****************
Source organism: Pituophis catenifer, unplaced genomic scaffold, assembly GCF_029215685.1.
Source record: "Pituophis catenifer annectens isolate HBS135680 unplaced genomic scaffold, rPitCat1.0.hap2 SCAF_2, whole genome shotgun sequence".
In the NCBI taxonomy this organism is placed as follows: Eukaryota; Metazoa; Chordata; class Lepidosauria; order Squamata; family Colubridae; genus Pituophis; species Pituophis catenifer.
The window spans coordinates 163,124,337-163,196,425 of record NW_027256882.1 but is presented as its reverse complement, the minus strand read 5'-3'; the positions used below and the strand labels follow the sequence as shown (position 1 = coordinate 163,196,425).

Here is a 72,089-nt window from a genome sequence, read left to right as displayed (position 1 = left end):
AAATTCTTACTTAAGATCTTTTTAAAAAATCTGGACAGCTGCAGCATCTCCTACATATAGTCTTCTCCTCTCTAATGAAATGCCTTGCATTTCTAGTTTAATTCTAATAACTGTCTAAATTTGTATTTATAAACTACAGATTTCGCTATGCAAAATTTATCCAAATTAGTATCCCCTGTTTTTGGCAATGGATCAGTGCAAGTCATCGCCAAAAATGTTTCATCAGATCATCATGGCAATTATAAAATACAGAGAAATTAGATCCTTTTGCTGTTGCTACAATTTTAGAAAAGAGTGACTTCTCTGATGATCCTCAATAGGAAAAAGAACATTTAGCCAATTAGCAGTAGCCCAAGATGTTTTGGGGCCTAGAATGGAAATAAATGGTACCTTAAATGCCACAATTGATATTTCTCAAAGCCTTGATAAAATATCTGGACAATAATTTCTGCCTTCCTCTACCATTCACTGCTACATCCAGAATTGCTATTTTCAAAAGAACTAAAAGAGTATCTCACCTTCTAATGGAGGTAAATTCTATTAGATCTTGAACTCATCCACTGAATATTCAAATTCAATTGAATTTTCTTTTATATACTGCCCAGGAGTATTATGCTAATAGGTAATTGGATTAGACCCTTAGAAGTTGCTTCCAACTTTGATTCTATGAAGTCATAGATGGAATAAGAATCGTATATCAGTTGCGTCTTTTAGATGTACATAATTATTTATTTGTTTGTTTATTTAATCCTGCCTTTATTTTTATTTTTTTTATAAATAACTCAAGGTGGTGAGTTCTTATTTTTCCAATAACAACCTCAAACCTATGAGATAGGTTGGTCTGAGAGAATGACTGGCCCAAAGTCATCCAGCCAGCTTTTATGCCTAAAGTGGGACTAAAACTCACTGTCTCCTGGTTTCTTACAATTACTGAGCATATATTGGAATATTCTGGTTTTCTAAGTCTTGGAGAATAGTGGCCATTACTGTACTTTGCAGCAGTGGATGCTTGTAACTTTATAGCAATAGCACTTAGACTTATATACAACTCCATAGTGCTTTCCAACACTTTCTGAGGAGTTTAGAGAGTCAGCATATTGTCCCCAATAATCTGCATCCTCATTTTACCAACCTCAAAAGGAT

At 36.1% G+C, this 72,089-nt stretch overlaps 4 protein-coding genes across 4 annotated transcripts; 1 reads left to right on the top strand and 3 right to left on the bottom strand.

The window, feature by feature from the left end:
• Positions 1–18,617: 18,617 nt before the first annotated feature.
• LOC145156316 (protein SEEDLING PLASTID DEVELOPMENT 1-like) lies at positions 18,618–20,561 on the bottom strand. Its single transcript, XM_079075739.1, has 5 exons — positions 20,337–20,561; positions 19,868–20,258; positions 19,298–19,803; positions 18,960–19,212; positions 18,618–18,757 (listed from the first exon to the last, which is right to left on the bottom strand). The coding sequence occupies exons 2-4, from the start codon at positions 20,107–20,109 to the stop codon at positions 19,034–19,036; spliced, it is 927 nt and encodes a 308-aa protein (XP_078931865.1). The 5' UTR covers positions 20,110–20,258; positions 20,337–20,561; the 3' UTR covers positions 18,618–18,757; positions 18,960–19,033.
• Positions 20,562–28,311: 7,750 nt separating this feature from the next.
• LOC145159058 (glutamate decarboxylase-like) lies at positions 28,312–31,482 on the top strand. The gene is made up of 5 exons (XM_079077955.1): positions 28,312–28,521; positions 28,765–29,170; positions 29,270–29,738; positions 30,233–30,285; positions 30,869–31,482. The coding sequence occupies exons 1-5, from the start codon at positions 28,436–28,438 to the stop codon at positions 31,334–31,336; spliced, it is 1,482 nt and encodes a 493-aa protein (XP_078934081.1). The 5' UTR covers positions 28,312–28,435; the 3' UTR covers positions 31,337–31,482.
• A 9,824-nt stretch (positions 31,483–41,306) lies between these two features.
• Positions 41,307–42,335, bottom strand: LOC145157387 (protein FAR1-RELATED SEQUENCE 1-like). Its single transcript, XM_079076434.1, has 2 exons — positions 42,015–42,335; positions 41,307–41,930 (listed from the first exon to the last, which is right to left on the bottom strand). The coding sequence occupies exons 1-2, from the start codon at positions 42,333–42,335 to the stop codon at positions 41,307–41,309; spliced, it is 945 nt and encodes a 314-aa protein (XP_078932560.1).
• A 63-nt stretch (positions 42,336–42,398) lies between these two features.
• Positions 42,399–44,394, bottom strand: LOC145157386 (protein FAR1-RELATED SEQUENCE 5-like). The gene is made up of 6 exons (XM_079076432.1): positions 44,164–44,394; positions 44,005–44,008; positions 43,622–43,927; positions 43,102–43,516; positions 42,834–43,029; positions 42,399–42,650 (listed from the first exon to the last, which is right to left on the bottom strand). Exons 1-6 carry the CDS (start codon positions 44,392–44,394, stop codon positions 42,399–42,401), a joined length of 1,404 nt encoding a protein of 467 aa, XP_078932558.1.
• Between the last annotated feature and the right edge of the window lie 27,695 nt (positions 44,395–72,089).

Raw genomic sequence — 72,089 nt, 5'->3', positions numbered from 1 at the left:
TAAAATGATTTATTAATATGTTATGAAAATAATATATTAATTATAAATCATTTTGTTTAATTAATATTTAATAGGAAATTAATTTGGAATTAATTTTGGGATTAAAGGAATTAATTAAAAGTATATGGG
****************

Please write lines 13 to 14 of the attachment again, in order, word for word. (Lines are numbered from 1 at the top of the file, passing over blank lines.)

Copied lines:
• A 9,824-nt stretch (positions 31,483–41,306) lies between these two features.
• Positions 41,307–42,335, bottom strand: LOC145157387 (protein FAR1-RELATED SEQUENCE 1-like). Its single transcript, XM_079076434.1, has 2 exons — positions 42,015–42,335; positions 41,307–41,930 (listed from the first exon to the last, which is right to left on the bottom strand). The coding sequence occupies exons 1-2, from the start codon at positions 42,333–42,335 to the stop codon at positions 41,307–41,309; spliced, it is 945 nt and encodes a 314-aa protein (XP_078932560.1).